The data retrieved from this intelligence can then be used to predict the future. In other words, organisations can use predictive analytic systems to use historical data to predict what will happen in the future. In the case of retailers, they can understand what their customers’ buying habits are to gain insight into what their customers want, then tailor their marketing and in-store approaches accordingly.
Using what you already have
The intelligence discussed above does not require retailers to go out and purchase new products. They can tap into the technology that already exists, like surveillance systems or inventory management systems that are generally found in most retail stores. Information can be extrapolated from the data collected by these systems and used to improve the retail experience for customers.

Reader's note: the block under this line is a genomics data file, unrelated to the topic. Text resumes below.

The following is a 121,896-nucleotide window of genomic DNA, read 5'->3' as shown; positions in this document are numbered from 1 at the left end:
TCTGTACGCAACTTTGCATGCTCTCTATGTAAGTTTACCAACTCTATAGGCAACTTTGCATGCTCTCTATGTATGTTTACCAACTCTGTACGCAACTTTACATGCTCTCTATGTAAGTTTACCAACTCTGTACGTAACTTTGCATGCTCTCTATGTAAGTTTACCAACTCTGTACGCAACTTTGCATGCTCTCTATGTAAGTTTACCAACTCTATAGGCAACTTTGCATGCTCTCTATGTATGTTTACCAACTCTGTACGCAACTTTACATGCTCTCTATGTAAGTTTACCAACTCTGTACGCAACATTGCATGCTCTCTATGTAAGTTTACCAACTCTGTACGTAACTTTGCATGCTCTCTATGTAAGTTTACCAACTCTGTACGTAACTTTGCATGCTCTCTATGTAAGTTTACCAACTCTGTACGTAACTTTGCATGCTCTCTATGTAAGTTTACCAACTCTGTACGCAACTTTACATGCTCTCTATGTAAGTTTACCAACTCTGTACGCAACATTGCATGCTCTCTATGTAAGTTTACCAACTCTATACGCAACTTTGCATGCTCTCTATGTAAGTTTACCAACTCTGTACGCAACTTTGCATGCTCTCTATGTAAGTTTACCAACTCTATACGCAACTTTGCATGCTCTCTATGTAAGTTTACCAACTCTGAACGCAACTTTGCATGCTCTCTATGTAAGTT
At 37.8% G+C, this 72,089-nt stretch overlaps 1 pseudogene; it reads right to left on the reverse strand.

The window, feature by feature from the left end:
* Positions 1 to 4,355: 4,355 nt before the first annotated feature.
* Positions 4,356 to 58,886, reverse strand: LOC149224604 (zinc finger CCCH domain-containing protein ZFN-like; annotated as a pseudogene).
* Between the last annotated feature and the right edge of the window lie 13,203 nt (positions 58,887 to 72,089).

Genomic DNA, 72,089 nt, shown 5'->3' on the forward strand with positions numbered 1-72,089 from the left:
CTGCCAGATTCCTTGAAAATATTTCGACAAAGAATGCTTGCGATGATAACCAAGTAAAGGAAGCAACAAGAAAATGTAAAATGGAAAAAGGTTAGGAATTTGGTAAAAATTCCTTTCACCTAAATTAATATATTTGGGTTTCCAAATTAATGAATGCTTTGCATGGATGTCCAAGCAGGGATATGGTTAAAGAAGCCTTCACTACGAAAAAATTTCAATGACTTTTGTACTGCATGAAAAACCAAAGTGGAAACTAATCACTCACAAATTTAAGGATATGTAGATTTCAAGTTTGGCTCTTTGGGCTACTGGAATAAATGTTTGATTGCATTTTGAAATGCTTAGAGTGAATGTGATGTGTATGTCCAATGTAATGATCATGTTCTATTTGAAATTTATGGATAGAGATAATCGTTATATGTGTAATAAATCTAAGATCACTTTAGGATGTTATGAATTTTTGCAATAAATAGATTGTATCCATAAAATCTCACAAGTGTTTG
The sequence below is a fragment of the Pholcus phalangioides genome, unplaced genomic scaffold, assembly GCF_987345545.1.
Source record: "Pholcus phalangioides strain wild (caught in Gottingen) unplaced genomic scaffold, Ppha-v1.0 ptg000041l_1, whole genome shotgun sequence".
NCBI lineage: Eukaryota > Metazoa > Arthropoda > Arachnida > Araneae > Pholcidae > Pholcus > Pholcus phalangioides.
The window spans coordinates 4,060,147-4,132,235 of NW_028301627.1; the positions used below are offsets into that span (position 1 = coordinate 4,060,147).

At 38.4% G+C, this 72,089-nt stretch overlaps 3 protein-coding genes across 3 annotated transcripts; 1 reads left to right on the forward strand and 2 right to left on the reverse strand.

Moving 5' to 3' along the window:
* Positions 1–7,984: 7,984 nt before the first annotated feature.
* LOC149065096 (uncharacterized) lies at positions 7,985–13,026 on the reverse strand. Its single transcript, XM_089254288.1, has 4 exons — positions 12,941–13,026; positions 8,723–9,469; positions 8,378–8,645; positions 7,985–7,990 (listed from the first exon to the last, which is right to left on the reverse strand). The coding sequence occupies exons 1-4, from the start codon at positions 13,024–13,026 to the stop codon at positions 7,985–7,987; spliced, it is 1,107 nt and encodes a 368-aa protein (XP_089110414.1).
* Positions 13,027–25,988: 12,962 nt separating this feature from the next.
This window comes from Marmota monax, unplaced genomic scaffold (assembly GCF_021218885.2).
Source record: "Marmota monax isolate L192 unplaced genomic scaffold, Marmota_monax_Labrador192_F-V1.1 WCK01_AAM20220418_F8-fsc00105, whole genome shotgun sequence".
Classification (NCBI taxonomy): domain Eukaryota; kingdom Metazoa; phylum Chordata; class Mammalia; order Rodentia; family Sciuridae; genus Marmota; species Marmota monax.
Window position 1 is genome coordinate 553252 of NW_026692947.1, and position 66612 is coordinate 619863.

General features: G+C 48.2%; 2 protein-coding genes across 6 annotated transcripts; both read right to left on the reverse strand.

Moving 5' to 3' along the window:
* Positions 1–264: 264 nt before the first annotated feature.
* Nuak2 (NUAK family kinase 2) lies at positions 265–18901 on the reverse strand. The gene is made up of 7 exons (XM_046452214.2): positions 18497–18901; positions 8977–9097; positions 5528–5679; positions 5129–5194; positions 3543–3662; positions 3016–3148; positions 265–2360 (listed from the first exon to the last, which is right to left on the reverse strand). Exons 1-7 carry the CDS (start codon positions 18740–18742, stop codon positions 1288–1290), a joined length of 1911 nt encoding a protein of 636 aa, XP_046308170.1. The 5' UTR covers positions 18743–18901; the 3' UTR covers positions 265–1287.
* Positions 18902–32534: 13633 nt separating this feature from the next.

Already, retailers are using existing systems to innovate their approach to marketing. In the case of the supermarket chain, most are recording what their customers are buying each time the customer swipes their loyalty card. They can deduce which customers are buying what, which products are selling better than others, etc., and then try to understand why based on the statistical data. From there, they use the data to send strategic messages via email or SMS that indicates specials to the customers they’ve discovered would be most interested in those products, based on their buying history.